Once they were proud automobiles faithfully serving their owners on a daily basis. Transporting them and their families in all comfort along the roads of the USA. Some got an overload of TLC, others had to perform their daily duty without regular maintenance or a drive thru the carwash. For years and many miles they wore out their tires on the cracked tarmac of the Highways and Interstates.

Maybe some of them start to rust and are no longer representative enough. Maybe the lack of regular maintenance has disabled their starting routines, clogged up the carburetors or worn out the piston rings. Or their owner simply got fed up with them and wants the latest model, although most Americans nowadays tend to hang on to their cars a little longer. Anyway, there is a time when the moment comes the first owner says goodbye and leaves the car to their second or even third owner. They’re pleased with it, until the technical issues or bodywork become too much. That’s when the end is nigh. The scrapper buys the car and takes it to a field behind his house or firm. For parts or with the intent to revive it one day.

During our travels on the local roads of rural America I stumble upon hidden, but sad treasures regularly. Like on the day I spotted a green MGA in a very deplorable state, which might be an understatement in this very case. Whilst taking pictures, the owner of the place appears outside. Apparently he used to run a restoration company that sadly got destroyed by fire. He takes me inside and confides that, although he used to restore them, he’s not really a car person. His main interest is woodwork, besides restoring a Woody he mainly builds guitars. Behind the house and in the barn we find the relics of his restoring history. A derelict Rolls Royce, an ancient Porsche. It’s all history. The future lies in wood and music.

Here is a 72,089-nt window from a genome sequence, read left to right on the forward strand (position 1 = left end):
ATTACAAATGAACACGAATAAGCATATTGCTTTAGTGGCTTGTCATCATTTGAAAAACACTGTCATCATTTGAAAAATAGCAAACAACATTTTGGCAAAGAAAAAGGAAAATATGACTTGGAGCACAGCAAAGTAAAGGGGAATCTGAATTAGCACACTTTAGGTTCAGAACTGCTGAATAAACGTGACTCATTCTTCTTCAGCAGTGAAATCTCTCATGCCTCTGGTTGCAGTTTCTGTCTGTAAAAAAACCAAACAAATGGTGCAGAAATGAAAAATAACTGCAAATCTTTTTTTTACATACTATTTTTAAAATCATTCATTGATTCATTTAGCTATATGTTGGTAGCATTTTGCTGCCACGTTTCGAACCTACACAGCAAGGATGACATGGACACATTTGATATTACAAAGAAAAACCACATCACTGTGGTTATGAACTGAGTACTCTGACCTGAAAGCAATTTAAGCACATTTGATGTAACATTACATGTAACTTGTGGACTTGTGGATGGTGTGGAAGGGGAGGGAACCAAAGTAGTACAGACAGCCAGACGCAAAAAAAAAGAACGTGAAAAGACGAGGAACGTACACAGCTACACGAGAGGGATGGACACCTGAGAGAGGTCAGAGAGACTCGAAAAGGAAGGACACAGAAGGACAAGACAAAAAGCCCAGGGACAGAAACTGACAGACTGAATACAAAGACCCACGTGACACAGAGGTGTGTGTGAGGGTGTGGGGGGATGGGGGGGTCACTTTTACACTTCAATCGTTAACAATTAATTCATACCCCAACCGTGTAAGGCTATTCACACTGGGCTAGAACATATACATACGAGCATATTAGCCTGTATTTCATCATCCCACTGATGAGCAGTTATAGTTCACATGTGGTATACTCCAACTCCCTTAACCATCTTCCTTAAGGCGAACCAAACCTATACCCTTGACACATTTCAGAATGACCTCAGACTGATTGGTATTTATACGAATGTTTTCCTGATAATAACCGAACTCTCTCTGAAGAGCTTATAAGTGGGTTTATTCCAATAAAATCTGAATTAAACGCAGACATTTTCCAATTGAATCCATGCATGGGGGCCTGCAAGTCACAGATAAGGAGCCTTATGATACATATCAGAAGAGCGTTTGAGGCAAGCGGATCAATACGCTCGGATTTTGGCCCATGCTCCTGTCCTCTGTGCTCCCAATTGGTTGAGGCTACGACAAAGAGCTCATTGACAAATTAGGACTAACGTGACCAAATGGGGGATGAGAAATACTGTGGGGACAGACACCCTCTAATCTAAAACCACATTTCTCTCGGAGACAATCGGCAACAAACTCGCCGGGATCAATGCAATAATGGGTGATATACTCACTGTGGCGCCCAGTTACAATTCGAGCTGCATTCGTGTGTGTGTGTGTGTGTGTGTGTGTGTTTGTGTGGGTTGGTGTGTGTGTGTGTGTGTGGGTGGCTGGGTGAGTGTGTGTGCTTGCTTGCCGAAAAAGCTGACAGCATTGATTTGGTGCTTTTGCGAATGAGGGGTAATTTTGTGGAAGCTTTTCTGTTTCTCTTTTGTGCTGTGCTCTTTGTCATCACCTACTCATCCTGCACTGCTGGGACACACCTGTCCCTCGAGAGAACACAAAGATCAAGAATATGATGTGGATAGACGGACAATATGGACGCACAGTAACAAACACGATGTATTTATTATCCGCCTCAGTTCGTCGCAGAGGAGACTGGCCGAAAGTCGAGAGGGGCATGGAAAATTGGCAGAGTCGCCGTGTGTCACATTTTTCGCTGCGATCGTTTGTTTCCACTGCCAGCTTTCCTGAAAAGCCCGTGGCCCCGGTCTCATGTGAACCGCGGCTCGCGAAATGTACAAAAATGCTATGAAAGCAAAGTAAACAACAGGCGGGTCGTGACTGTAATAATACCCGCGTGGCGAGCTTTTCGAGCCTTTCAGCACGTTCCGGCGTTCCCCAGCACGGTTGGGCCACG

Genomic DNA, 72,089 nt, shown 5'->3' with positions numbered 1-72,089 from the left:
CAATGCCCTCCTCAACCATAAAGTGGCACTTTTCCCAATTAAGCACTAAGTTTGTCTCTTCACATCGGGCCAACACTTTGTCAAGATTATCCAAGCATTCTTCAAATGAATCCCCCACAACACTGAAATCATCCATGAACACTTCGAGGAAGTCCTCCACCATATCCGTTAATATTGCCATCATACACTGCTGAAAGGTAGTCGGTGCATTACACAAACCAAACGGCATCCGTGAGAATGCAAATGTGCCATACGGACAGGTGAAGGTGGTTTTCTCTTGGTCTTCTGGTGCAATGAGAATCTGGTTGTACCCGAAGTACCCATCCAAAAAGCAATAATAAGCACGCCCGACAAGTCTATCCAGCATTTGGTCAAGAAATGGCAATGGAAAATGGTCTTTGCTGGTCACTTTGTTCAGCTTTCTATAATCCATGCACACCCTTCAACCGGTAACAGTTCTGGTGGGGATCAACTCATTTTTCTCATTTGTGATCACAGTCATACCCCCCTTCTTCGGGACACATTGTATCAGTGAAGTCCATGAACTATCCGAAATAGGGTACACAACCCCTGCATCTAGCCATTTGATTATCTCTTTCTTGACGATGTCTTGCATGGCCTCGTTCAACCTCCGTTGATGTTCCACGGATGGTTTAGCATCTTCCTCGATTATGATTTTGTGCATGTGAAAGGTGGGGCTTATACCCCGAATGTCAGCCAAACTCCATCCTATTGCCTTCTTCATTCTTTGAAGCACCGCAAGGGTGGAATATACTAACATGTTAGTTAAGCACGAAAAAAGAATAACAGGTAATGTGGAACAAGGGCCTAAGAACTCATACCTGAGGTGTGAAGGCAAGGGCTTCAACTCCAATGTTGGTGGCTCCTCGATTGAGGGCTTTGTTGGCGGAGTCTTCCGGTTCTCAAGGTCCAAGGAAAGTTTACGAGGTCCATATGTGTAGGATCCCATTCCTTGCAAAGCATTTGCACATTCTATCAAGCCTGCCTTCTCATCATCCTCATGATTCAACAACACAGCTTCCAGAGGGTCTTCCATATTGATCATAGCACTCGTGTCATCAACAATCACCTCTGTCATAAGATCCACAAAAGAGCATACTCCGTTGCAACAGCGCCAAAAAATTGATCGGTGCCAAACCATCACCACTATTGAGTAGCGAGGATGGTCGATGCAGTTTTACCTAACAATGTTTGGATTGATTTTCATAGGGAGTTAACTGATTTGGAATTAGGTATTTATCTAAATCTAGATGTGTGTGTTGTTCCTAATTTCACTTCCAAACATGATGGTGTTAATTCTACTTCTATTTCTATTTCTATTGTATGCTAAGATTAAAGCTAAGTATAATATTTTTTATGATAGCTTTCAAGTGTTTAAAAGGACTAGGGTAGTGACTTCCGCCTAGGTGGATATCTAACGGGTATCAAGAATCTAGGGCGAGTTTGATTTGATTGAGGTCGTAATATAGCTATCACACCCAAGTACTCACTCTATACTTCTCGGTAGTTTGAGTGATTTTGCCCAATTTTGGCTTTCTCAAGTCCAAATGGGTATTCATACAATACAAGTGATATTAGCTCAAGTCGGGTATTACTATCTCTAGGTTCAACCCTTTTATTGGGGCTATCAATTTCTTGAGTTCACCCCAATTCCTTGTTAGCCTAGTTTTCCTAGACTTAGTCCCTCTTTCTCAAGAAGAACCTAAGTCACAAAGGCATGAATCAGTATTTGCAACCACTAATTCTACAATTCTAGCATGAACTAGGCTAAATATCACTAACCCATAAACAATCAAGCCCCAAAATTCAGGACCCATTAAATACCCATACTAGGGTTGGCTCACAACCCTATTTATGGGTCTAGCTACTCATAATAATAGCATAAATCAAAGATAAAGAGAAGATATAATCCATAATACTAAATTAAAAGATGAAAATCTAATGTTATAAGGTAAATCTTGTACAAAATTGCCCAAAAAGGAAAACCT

Another day, driving somewhere in the Adirondack Mountains, I spot a rotted out Volvo 1800 ES in the corner of my eye. I hit the brakes immediately, knowing we have some time to kill. The rain that has been falling for hours stops when we park the rental car in the grass. The field behind the old Volvo reveals an abundance of mainly European cars in different states of disintegration. Time to enjoy the sight. Here, at what appears to be an old farm, we find no sign of life. Still a few cars look ok to the eye, some of the tools are clean, someone must be living here or at least work on the cars. To what purpose? Restore all of the cars on the premisses? We’ll never find out.

In the village of West-Rupert in Vermont we spot an old man between a pile of junk. Behind him, behind a few barns, we spot a few classic cars. We decide to stop and notice some kind of workshop. There even is a sign stating it’s an official inspection station. The sight of the whole place doesn’t give much confidence in their work. The place is an enormous junkyard, but you never know, maybe the guy is a wizard with his hands and gives the state of the place us the wrong idea. It does provide us with some great pictures and we immortalize the old geezer, who agrees to me taking a picture of him between the lawnmower engines he seems to be cleaning all day long.

Faded automotive history. Forgotten, neglected, a shocking image of America’s once renowned automotive heritage.
Robbert Moree